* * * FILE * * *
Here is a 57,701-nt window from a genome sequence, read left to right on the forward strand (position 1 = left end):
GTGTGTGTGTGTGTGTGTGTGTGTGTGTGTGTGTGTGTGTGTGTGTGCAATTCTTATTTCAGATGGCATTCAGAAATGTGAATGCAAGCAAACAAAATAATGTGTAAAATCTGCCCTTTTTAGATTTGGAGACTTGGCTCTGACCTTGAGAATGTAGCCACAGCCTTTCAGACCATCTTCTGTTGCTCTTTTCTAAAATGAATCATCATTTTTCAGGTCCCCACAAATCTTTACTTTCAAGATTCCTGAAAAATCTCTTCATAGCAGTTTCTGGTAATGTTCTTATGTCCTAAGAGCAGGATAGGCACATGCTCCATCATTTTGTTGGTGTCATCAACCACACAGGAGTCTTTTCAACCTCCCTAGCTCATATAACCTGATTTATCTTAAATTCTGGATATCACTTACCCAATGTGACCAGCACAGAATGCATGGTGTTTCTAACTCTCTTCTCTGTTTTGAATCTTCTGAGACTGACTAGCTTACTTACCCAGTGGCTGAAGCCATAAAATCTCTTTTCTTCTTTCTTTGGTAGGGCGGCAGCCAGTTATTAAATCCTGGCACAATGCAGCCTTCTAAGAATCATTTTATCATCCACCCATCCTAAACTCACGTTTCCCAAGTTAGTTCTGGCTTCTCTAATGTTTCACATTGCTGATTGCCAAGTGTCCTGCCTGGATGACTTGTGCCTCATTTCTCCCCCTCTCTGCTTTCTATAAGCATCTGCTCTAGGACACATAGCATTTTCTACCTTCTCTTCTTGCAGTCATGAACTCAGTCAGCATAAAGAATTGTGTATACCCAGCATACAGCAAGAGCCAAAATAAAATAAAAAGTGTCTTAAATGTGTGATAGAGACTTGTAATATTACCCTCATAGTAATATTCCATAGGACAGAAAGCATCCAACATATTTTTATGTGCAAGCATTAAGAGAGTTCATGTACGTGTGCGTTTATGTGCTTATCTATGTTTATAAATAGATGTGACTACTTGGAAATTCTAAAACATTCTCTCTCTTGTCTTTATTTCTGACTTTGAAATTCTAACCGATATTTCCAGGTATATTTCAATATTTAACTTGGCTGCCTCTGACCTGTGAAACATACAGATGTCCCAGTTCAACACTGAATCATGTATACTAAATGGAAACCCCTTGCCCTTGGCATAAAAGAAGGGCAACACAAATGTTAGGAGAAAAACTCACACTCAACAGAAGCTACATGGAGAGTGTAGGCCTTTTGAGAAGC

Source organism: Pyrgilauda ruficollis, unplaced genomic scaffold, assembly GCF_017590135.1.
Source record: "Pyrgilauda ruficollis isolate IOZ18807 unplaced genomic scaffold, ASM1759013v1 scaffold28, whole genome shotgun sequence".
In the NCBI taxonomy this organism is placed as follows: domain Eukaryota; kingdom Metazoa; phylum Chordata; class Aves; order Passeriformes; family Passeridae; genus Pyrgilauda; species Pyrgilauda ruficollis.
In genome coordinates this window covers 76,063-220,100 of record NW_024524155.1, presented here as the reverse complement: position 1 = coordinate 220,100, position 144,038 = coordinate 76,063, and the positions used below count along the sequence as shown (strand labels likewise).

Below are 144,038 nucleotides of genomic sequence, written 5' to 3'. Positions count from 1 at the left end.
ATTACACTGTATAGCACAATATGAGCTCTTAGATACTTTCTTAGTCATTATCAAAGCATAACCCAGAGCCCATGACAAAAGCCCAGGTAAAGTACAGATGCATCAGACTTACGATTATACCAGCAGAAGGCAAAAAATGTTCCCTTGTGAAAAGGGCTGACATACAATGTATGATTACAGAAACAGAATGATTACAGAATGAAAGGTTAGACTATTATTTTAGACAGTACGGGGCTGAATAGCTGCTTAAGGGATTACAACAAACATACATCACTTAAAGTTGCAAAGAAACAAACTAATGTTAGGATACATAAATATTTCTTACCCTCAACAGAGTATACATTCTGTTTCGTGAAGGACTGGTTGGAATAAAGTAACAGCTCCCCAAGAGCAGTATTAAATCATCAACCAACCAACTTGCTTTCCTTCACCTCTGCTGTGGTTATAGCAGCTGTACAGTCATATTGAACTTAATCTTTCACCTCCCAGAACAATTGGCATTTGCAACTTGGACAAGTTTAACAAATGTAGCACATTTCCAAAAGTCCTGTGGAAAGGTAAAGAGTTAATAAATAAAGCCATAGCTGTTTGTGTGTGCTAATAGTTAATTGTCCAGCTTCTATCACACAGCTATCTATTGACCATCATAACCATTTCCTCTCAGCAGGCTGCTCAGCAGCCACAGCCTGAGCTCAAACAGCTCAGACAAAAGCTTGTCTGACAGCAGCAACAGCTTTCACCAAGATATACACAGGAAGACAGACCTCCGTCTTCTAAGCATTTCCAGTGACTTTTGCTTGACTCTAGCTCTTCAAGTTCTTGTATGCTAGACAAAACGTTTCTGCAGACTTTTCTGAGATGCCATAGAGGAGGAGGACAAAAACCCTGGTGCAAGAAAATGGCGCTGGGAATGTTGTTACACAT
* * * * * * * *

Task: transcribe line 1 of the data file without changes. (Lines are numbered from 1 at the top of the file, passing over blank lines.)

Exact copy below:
Here is a 57,701-nt window from a genome sequence, read left to right on the forward strand (position 1 = left end):